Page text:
• Australian SME selects Boeing Wave Glider for new anti-sub technology

    October 15, 2020

    A Wave Glider has been selected as the Unmanned Surface Vehicle (USV) of choice to further advanced anti-submarine warfare capability as part of an Australian Government Defence Innovation Hub contract.

    The platform, manufactured by Boeing company subsidiary Liquid Robotics, was selected by Australian small-to-medium enterprise, BlueZone Group, to support the innovation project.

    “BlueZone Group has been a channel partner of Boeing’s Wave Glider for nearly 10 years in support of the Royal Australian Navy’s maritime surveillance missions,” said Scott Carpendale, vice president and managing director of Boeing Defence Australia.

    “Boeing in Australia has a strong base of Small and Medium Enterprises (SMEs) who have supported innovative programs including the Loyal Wingman Advanced Development Program as well as Insitu Pacific’s ScanEagle. What’s really exciting is to see Australian SMEs lead a complex project like this, with BlueZone Group as the prime and Boeing through our Liquid Robotics subsidiary, as their supplier.”

    “We’re proud to support this team as they develop sovereign technologies and innovative payloads in support of the Australian Defence Force’s anti-submarine warfare capability.”

    BlueZone Group is joined by two Australian SME partners, Sonartech Atlas and Acacia Systems who will provide payloads for installation of the Wave Glider designed to “detect, classify and localise” acoustic signals on board the platform.

    “The Defence Innovation Hub recognises Australian SME’s ability to innovate and integrate leading sovereign technology,” said Elizabeth Karpiel, chief executive officer of BlueZone Group. “Investing in local capabilities teamed with leading Defence manufacturers will ensure our nation can continue to grow a strong supply chain to solve complex problems for Australia.”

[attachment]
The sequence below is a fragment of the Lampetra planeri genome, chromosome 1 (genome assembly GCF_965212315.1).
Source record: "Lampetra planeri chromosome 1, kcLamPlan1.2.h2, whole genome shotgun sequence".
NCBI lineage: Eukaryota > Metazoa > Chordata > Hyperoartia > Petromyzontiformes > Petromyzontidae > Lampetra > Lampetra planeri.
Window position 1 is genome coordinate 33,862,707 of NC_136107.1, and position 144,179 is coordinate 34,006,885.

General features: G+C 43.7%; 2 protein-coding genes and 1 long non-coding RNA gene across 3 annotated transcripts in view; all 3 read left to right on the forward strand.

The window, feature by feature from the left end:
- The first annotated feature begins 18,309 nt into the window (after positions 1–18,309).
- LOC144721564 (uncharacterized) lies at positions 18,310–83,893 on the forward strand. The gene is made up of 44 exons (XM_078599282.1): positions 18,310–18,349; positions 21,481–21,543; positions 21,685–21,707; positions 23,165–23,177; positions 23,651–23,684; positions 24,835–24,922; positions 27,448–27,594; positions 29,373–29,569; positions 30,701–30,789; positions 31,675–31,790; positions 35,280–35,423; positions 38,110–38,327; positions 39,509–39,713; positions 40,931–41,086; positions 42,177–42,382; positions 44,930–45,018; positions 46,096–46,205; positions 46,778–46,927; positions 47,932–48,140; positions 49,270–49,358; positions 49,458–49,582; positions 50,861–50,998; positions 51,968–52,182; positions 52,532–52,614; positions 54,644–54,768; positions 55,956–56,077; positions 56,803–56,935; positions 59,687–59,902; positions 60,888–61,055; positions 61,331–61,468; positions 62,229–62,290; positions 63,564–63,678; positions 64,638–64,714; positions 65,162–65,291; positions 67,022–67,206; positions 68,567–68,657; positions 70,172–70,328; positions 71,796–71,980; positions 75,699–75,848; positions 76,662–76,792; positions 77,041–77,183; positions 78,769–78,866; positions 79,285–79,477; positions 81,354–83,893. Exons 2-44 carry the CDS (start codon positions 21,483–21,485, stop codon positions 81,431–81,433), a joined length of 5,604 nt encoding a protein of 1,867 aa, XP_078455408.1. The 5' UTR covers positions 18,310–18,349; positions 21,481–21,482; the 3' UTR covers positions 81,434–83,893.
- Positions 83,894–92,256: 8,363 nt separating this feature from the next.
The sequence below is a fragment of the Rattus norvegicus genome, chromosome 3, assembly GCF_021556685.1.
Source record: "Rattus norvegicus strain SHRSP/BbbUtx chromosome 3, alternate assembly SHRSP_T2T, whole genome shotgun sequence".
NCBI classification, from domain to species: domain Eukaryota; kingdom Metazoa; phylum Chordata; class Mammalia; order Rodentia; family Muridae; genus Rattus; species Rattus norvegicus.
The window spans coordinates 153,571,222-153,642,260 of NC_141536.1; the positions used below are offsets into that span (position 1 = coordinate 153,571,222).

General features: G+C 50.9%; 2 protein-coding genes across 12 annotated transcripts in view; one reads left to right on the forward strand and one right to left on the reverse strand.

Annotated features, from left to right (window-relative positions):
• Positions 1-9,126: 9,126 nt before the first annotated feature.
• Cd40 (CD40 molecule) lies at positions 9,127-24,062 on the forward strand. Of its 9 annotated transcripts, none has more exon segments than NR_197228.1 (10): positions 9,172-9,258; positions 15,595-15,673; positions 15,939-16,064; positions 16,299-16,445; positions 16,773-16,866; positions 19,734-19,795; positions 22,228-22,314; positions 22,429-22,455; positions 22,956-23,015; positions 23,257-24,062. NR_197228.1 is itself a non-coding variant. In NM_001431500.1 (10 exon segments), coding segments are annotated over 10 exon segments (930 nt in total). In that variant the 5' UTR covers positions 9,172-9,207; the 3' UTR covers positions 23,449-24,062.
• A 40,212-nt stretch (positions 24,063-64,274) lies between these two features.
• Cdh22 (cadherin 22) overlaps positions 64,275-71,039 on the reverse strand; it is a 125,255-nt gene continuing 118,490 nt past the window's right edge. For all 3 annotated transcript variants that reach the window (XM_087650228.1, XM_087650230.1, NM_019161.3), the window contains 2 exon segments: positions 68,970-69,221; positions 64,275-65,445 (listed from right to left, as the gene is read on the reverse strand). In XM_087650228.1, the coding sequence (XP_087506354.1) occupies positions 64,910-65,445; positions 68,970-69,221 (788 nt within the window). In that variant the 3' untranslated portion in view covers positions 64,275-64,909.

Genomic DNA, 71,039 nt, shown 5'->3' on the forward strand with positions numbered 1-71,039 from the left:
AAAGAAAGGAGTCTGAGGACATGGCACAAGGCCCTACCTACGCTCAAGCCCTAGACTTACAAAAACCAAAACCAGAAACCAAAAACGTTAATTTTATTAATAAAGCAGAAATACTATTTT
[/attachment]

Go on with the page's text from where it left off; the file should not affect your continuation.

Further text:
New South Wales-based SME Sonartech Atlas will integrate its Sonix Acoustic Processing Package deployed on the Wave Glider to autonomously detect acoustic contacts. “This project demonstrates a new application of Sonics on autonomous vehicles, in addition to existing applications on surface ships, helicopters and aircraft,” said Peter Campbell, managing director of Sonartech Atlas. “It is a major step forward in the development of an indigenous capability for persistent unmanned surveillance of Australian waters.”

    South Australian-based Acacia Systems founder and Chairman, Ted Huber describes the partnership as winning formula. “This investment is a great outcome for developing sovereign Defence assets that support Australia, and also ensures local industry, including SME’s, can continue to grow and support local Australian innovation.”